RUIDOSO – As the summer season unfolds, officials with the New Mexico Department of Game and Fish remind the public to leave alone any deer or antelope fawns, elk calves, bear cubs or other wild animals they may find.
Young animals that people discover are most likely hiding while awaiting their parents’ return from foraging nearby, according to a release from the state agency.
Removing these young animals can cost them their lives, Orrin Duvuvuei, department deer and pronghorn biologist, warned.
“You might think it has been abandoned, but, in reality, the mother is typically a few hundred yards away,” Duvuvuei said. “In most cases, the best thing to do is just leave it alone and quietly leave the area.”
Returning a young wild animal to its natural environment after it has been carried off by a human can be very difficult and may not work in many cases, Duvuvuei said.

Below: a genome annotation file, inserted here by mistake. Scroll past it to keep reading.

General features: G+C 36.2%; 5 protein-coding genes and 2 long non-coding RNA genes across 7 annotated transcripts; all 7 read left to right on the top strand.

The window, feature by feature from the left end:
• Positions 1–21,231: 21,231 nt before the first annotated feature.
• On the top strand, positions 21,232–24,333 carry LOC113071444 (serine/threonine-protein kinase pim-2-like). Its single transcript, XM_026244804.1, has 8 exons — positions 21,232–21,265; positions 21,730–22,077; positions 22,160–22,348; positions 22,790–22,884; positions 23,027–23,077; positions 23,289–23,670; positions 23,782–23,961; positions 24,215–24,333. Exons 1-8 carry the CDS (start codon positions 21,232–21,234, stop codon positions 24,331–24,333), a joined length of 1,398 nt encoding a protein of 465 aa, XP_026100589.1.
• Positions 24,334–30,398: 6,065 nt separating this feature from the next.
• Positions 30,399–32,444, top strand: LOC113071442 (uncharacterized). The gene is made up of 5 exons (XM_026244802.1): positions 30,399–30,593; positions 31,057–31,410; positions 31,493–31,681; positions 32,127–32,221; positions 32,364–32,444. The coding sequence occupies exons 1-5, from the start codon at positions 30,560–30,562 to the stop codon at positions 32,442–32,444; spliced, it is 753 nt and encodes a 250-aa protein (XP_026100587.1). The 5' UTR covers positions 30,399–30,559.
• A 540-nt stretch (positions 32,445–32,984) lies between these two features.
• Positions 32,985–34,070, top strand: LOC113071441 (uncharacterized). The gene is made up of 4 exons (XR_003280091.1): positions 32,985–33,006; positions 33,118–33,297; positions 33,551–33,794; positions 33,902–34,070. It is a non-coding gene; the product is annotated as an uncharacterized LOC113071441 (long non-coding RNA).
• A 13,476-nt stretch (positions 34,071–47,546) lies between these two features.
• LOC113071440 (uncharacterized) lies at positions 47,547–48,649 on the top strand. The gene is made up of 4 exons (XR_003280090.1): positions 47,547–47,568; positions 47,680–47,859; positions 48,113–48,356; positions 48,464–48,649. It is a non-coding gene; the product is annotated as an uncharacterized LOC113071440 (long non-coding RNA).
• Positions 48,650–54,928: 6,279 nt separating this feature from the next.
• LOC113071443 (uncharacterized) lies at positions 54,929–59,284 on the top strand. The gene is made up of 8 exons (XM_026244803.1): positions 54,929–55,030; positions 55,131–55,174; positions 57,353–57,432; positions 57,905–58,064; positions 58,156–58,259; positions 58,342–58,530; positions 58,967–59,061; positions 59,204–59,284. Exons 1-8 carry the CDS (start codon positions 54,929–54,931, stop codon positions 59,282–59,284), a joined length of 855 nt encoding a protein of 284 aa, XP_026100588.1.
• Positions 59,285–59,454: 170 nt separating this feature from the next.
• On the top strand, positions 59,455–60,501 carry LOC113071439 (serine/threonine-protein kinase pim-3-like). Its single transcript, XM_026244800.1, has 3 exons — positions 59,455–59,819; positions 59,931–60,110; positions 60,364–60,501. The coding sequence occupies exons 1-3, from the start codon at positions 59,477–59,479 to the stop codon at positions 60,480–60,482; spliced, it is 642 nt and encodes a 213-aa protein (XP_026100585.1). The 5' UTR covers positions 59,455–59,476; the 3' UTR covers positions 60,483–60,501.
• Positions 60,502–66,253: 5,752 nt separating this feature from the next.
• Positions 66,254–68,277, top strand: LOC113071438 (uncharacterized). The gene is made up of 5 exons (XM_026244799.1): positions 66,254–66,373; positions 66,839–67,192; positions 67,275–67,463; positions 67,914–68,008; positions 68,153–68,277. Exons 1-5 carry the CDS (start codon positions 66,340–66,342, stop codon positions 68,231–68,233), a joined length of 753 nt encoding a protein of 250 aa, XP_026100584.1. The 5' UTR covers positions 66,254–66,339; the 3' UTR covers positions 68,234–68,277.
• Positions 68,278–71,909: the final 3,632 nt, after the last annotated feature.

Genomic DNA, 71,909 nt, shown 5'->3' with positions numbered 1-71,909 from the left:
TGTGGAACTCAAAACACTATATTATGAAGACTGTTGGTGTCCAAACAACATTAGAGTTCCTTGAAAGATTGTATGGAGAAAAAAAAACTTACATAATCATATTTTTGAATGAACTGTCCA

If young wildlife is spotted, officials urged the public to:
Not approach. Its mother is likely close by and aware that a human is in the area.
Leave the area quickly and quietly.
Observe the animal from several yards away, they said. Typically, wildlife babies that appear to be dry have bonded with their mothers, and a person can take their pictures from a safe distance, but don’t linger in the area or touch the animal.
If the public thinks an animal has been abandoned, if possible, mark the location using a GPS and contact the department by calling 888-248-6866.
For more information about living with wildlife in New Mexico, visit www.wildlife.state.nm.us.